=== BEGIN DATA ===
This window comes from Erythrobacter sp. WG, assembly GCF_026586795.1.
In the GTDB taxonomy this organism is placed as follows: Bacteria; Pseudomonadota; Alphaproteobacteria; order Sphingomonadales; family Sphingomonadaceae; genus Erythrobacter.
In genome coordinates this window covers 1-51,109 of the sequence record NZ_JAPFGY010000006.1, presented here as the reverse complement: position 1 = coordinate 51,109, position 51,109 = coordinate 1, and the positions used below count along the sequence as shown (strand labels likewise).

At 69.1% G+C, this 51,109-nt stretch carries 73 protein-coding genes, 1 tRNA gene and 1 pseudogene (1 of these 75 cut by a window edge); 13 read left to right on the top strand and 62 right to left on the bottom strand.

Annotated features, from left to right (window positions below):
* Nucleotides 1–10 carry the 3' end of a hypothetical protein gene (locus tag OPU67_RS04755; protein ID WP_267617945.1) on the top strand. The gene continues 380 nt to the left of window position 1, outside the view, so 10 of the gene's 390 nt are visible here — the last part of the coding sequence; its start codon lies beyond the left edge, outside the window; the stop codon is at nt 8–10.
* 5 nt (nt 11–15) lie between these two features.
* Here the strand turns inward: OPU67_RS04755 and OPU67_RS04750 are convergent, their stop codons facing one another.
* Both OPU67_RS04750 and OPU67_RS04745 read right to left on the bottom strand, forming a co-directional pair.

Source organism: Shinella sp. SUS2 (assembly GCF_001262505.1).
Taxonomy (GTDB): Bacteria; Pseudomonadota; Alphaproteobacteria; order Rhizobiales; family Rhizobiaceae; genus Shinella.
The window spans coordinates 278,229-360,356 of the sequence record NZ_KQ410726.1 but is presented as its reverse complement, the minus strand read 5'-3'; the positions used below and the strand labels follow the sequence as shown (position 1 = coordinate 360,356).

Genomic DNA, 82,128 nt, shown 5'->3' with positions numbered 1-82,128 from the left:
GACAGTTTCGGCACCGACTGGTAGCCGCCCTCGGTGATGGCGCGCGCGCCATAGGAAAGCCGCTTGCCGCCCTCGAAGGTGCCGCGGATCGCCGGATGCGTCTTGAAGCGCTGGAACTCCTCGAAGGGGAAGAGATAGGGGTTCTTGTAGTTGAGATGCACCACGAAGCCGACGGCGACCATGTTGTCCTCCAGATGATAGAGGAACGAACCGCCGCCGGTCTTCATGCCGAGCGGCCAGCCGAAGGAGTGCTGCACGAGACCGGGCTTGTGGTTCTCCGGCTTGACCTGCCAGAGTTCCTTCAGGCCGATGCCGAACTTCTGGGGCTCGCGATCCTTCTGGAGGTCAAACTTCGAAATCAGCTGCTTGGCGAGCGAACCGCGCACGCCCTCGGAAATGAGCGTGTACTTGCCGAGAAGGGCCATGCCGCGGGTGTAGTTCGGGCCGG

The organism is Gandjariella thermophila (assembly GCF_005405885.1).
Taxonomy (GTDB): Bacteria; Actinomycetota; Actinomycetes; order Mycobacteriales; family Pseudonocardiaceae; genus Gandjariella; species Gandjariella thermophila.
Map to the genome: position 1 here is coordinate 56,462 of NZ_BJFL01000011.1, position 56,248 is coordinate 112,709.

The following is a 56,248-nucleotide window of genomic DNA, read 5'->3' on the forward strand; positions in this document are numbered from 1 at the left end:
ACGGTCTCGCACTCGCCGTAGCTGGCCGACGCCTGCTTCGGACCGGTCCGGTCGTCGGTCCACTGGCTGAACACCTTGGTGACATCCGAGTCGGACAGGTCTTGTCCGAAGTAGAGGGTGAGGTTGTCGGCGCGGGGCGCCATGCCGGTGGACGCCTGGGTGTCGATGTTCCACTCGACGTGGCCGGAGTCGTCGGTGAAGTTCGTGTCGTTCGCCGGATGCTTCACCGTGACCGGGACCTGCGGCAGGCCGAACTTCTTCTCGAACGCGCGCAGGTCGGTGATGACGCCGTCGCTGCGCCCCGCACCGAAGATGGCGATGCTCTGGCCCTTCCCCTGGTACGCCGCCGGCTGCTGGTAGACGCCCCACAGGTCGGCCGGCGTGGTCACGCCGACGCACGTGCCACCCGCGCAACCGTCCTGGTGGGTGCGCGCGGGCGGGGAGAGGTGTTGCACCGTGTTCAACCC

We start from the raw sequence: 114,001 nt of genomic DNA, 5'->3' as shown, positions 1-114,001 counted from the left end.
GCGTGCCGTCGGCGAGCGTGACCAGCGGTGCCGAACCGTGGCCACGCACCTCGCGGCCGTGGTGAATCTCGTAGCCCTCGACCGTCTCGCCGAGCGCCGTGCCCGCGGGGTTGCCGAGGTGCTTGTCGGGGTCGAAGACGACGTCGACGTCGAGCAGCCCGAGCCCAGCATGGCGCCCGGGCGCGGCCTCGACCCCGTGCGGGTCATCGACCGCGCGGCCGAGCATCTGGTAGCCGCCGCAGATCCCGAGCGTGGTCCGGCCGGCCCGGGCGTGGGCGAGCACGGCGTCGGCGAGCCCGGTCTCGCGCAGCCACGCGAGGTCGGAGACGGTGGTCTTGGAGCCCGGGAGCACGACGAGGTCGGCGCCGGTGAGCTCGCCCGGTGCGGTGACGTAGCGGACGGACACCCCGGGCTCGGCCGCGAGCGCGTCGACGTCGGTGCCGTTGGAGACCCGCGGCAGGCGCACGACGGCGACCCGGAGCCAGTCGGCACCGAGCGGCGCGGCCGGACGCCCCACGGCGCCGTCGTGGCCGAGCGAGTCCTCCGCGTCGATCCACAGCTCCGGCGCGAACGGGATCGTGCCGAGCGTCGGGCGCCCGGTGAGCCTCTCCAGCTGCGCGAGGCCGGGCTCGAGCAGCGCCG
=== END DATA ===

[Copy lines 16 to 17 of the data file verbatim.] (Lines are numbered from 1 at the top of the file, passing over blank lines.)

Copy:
Taxonomy (GTDB): Bacteria; Actinomycetota; Actinomycetes; order Mycobacteriales; family Pseudonocardiaceae; genus Gandjariella; species Gandjariella thermophila.
Map to the genome: position 1 here is coordinate 56,462 of NZ_BJFL01000011.1, position 56,248 is coordinate 112,709.